The Administration

William Wilkins: The G. Gordon Liddy of the IRS scandal?

If the IRS Tea Party scandal is at all reminiscent of the Watergate debacle that brought down a president in 1974, we may have just discovered the latter-day G. Gordon Liddy, the man who oversaw the chain of events that led to Nixon’s resignation.

Who would that be? Well, a good guess would be William Wilkins, chief counsel to the Internal Revenue Service. More and more evidence is sucking his office into the maelstrom of the IRS/Tea Party scandal.

Let’s take a look at him.

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World gone mad

You can either laugh or you can cry. But in case you have any doubts, this past week provided proof that the world has indeed gone mad.

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Marc Rich's death brings up a name Eric Holder can't want back in the news

Eric Holder Jr., then deputy and later acting attorney general in the second Clinton administration, was so stained by the pardon that his boss, Bill Clinton, issued to billionaire fugitive from American justice Marc Rich on Jan. 20, 2001 — the day Clinton handed over the White House to George W. Bush — that Holder told friends and reporters his public career was over.

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It's all a question of emphasis

There is an old joke about a retailer named Fink, who had a sign in his store window that read: "My name is Fink, and what do you think? I sell clothes for nothing." A customer picked up a suit and started to walk out when Fink stopped him and said he owed him $40 for the clothes. “But your sign said you sold things for nothing," the hapless customer replied. Fink said, "My sign asked, ‘What do you think? I sell clothes for nothing?’ It was all a question of emphasis.”

I think of this old joke as I ponder what happened at the IRS when someone decided to question whether groups seeking charitable status were truly charitable or in fact were political. There would be nothing wrong with IRS officials noting the use of 501(c)(4) status to advance political versus charitable purposes by some organizations and instructing employees to watch for this and assure that is not done. That would be their job.

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What's holding Obama up?

Why does Obama boast an average approval rating of 48 percent when he scores terribly on each issue he is now handling? Here’s the rundown in the latest Bloomberg News poll:

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Scandals combine to form perfect storm

When it rains, it pours.

The combined weight of the three growing Obama administration scandals is weighing down the White House and overwhelming its ability to control the story or advance its agenda.

In hospital triage, this is the equivalent of not having enough bed space.

Each scandal, if it occurred by itself, could potentially be dealt with. But their combination is forming a narrative that the White House is not being honest amid a culture of “scandal.”

The three controversies, the IRS targeting of conservative groups, the Benghazi, Libya, terrorist attack and the Justice Department's targeting of AP reporters, are unique. They will ebb and flow on their own terms and in their own way, as news develops.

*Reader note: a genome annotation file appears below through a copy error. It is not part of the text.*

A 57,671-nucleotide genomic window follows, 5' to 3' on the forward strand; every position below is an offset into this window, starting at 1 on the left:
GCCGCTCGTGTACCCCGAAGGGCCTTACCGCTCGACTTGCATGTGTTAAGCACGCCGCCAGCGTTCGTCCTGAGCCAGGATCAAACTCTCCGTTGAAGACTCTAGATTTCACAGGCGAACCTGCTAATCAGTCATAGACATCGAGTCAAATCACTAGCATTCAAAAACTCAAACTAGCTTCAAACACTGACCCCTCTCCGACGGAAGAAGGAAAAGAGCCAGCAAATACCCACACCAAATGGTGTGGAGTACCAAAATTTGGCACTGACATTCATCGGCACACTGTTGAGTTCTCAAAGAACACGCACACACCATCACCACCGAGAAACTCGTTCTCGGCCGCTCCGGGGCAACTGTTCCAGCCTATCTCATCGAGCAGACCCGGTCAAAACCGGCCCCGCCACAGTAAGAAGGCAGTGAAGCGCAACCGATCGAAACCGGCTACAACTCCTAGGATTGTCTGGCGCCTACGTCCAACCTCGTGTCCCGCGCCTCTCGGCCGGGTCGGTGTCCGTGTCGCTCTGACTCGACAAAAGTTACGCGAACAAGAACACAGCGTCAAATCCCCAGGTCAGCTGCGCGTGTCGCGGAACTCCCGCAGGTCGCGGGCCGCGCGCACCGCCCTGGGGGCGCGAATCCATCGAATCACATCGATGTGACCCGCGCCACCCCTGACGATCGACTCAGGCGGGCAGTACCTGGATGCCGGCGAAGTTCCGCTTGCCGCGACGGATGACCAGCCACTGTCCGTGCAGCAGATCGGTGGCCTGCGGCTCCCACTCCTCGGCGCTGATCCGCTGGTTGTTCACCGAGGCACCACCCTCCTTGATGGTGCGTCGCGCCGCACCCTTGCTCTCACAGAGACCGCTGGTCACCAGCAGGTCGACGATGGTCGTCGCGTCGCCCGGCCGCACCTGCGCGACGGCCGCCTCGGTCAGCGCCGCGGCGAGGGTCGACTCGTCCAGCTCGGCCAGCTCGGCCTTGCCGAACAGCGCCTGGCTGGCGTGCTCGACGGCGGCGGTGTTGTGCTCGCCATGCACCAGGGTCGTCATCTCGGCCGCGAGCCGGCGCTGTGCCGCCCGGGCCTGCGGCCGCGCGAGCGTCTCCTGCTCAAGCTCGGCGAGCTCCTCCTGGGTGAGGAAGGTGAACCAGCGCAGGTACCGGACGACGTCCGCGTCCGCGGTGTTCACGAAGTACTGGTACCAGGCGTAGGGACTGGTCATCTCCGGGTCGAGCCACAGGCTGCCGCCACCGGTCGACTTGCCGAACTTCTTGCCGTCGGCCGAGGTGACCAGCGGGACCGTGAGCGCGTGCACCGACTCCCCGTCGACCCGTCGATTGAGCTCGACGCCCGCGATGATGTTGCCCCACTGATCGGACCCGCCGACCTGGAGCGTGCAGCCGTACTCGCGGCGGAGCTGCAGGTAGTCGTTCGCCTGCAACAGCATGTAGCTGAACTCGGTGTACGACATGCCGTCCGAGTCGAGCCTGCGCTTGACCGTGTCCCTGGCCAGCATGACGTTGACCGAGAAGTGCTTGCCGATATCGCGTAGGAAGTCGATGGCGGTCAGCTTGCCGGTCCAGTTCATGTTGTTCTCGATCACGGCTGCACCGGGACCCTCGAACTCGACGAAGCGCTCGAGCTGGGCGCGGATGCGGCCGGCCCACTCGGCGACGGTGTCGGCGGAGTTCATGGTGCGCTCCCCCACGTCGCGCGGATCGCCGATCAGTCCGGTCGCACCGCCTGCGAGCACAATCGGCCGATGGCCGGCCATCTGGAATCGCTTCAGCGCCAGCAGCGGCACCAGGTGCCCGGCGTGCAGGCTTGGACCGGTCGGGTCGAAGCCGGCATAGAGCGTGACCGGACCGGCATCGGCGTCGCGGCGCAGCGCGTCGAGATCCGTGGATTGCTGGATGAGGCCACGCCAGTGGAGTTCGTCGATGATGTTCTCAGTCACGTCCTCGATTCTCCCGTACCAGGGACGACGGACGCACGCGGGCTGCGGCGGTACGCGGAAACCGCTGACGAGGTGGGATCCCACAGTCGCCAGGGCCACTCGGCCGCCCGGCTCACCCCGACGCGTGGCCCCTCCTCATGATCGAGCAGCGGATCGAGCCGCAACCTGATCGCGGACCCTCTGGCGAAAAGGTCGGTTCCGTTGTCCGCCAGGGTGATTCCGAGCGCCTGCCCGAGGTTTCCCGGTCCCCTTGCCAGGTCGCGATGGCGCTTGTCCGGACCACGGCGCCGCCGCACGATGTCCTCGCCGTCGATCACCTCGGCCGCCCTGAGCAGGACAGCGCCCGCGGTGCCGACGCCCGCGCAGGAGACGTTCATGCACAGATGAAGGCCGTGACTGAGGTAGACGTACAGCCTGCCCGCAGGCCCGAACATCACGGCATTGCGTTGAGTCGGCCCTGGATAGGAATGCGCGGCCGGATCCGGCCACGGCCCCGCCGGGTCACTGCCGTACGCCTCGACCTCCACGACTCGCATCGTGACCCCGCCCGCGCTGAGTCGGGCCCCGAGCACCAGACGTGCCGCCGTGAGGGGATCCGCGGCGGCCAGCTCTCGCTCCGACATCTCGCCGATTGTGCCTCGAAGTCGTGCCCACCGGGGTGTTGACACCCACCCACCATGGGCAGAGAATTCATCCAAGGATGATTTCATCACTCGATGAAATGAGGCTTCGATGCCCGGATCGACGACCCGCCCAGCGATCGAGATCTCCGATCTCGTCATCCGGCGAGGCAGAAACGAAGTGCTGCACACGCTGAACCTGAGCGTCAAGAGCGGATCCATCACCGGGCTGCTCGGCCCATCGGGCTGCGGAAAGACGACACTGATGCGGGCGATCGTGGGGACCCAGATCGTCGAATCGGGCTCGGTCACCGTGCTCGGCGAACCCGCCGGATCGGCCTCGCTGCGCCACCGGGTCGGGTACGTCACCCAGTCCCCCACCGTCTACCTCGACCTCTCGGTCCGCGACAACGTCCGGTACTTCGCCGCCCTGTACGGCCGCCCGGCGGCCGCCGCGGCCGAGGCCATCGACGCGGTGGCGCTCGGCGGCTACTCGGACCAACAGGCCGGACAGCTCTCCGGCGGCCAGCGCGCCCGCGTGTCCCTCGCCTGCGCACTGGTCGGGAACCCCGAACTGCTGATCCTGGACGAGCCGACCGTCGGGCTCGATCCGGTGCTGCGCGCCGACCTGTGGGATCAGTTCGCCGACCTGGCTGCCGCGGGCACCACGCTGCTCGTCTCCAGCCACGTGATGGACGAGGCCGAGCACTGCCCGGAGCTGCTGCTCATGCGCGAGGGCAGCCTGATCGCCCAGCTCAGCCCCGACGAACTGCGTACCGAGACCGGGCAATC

But each poses a serious political threat to the administration.

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Issa and IRS: What Issa knew and when he knew it

Rep. Darrell Issa (R-Calif.) was one of the first officials in Washington to know of the existence and substance of the inspector general's report on the Internal Revenue Service. 

For some time Issa maintained his silence about it, stating that it was important to have a nonpartisan and objective investigation before leveling criticism. Should Issa be subpoenaed and put under oath? 

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The Republicans’ obsession

I’m tired.

Under Bill Clinton we had to endure the Republicans’ obsession with so-called "scandal" Whitewater, the death of Vince Foster, the travel office, and finally Monica Lewinsky and impeachment.

It was all so exhausting and so useless and so far from doing the people’s business.

Nevertheless, Bill Clinton had one of the most successful presidencies in modern times.

Ever since Barack Obama was elected, various elements of the Republican Party have engaged in nothing but petty character assassination, false accusations and partisan political attacks designed to undermine his presidency.

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Obama’s 'New Superior Man'

“The patina of high-mindedness the president enjoyed is gone ... Something big has shifted.”  — Peggy Noonan, The Wall Street Journal, May 17, 2013

The spookiest thing of all perhaps is that with the overnight rise of Obama from nowhere in Chicago to the Oval Office is the uptick again in the world of global "New Superior Man." 

Granted, it is a hot, foamy latte version of the beast that stalked the heart of Russia in the early 1800s and would rise to shake the world in 10 days, then tear its fabric for 100 years. The rise of Superior Man also brought the world one of its greatest literary works: Dostoyevsky's Crime and Punishment, and the anti-hero who would echo today through Nietzsche, Lenin, Trotsky, Bulworth, Bono, Bill, Obama.

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